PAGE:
You may not think you have to worry about getting certified for Fall Arrest safety if you work in the home renovations industry. Or if you don’t go up ladders. But pretty well everyone will have to take at least Module 1.
It seems so, according to many recent court cases. More and more citizens are being permitted to ditch hard hats and helmets in favour of religious headgear. Who pays when these people sustain an injury? We all do.
Earlier today I took part in a protest at Queen’s Park by my CARAHS members against OCOT. Those hardhats on the ground in this pic all have “pink slips” attached. Which is exactly what OCOT would like to see happen when it forces the certification of carpenters, including renovators. Pleased to see PC MPP Garfield Dunlop holding a press conference with Tim Hudak on this issue.
The Canadian Association of Renovators and Home Services, says its president Alec Caldwell, is determined to prevent its members from being harassed out of business by the Ontario College of Trades
Rob Koci will talk about some of the mistakes he made, and how you can avoid them, in his 20 years as a renovator.
In Ontario, we all need to protest this thinly-veiled
Ontario Liberals, through the Ontario College of Trades, finding a way to pay the carpenters’ union back for their support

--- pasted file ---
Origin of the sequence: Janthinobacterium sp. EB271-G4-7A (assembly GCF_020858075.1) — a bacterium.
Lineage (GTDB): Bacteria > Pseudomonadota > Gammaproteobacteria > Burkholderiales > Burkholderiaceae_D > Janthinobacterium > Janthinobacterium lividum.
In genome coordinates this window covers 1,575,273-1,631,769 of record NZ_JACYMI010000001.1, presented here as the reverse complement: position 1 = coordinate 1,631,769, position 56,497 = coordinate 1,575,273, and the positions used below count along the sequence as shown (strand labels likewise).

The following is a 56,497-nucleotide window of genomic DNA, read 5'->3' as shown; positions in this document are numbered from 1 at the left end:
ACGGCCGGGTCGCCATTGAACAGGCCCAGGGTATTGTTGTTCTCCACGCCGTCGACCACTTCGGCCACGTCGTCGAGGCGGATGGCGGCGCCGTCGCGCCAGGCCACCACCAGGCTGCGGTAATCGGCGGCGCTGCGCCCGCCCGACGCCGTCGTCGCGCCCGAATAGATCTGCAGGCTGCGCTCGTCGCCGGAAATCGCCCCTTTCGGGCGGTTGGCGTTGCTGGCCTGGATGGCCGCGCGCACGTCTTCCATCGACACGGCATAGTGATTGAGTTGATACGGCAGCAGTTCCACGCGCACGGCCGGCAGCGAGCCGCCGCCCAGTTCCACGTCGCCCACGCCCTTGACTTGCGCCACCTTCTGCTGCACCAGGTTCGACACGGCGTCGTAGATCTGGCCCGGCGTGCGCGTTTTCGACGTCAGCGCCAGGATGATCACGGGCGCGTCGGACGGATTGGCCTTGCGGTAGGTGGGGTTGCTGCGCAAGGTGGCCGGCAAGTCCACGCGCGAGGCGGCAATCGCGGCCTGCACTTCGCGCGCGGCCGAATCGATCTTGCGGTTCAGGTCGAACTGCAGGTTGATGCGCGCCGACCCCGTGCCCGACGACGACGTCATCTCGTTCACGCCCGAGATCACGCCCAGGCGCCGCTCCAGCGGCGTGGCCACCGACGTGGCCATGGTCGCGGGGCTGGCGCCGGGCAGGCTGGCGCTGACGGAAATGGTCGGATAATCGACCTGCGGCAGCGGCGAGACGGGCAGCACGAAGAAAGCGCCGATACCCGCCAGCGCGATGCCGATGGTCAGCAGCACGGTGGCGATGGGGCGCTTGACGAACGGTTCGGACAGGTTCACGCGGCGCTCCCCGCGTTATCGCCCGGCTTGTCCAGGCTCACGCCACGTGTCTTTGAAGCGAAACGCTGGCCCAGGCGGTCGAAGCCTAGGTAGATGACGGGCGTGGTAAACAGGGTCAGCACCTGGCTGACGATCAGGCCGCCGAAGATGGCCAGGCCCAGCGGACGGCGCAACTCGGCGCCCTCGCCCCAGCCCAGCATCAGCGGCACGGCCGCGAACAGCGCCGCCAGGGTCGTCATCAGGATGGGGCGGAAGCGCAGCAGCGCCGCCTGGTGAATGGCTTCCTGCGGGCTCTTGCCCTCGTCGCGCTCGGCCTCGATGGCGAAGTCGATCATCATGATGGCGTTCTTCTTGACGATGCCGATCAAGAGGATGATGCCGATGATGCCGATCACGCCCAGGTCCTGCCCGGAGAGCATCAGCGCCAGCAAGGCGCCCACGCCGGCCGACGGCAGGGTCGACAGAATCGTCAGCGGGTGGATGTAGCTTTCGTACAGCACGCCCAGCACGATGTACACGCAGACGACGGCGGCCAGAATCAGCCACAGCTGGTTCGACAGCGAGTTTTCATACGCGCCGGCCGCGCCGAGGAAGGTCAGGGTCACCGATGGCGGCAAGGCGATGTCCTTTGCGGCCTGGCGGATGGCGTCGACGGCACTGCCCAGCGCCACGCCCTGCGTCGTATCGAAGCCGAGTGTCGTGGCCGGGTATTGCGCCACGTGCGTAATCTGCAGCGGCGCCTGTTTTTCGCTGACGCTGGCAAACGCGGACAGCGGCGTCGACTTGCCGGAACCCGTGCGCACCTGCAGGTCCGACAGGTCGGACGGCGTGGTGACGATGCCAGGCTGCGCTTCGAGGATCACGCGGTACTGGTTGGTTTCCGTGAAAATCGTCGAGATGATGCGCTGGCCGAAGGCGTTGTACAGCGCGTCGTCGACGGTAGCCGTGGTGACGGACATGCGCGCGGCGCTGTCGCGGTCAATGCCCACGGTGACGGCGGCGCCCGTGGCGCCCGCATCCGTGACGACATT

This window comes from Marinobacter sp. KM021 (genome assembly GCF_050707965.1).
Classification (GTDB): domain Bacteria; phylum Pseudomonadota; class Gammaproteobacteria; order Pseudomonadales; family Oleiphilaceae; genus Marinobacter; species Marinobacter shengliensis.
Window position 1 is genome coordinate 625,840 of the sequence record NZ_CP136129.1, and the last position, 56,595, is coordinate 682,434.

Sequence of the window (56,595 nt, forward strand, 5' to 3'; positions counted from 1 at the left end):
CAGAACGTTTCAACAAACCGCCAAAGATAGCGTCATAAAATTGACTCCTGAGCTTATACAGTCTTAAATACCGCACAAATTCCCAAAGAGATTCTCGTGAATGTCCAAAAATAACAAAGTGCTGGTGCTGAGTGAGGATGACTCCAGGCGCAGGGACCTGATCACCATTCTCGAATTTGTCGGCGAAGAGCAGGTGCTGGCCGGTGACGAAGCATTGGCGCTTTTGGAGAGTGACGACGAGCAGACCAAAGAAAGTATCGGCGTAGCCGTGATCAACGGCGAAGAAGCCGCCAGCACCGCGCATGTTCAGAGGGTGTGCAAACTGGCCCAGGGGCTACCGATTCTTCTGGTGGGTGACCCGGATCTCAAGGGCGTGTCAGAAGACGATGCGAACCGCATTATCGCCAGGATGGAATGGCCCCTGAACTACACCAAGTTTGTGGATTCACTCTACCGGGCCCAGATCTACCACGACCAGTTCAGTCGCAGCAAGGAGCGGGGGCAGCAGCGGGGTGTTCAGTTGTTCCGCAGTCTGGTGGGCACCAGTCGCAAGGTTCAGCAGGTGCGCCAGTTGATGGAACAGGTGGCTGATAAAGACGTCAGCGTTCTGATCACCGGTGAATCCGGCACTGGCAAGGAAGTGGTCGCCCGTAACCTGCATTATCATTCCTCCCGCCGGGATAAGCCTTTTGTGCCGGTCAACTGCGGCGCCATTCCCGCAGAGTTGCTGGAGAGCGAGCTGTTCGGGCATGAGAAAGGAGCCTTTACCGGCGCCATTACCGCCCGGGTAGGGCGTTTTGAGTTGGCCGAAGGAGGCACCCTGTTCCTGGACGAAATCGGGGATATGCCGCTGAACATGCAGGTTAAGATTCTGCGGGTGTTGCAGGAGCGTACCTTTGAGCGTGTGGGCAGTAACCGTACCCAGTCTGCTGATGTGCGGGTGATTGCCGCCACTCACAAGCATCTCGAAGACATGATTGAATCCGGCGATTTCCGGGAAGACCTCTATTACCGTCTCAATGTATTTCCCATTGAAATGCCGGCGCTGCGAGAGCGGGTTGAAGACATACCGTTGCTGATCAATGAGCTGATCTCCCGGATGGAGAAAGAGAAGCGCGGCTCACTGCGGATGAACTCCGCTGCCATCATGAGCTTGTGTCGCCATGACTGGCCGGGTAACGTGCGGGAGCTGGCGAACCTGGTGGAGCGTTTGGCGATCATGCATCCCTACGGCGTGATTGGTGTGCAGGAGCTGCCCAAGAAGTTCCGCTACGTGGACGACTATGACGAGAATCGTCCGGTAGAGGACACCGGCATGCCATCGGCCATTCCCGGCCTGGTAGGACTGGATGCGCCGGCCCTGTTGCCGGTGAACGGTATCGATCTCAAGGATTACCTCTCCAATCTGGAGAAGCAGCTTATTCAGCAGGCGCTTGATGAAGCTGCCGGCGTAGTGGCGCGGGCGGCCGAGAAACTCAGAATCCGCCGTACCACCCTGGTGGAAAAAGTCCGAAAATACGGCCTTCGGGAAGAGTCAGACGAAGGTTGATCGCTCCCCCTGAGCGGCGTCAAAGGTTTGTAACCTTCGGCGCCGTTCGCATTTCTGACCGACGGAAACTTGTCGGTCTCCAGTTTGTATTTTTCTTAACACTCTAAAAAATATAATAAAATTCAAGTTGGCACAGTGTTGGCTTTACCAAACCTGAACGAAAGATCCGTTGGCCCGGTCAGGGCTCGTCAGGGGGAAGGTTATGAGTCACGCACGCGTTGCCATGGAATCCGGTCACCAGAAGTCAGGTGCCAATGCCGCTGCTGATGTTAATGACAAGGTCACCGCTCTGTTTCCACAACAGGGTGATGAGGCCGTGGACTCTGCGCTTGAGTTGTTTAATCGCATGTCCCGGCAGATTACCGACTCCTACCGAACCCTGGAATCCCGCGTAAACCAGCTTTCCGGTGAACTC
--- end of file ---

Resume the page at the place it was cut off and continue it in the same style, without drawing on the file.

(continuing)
“Imagine homeowners having their renovations stopped immediately because they are using non-certified, non-union labour?”
Ontario’s new standards for Working at Heights training. If you aren’t aware of them, you risk fines, injury or death
There are two modules to the training. Not only will you avoid MoL fines if you take these courses, you will possibly save your life – or the lives of the workers you are legally required to protect.
Alec Caldwell tips us off to a mandatory online course recently introduced in Ontario by the Ministry of Labour. Pretty well everyone in our industry has to complete it. It will take about 45 minutes to an hour.
The contractor mis-represented herself as an employee of a Toronto home improvement store, went out to the customer’s home and asked for a personal cheque “to save HST,” and then sent in a tradesperson who removed a vital handrail before liening the house.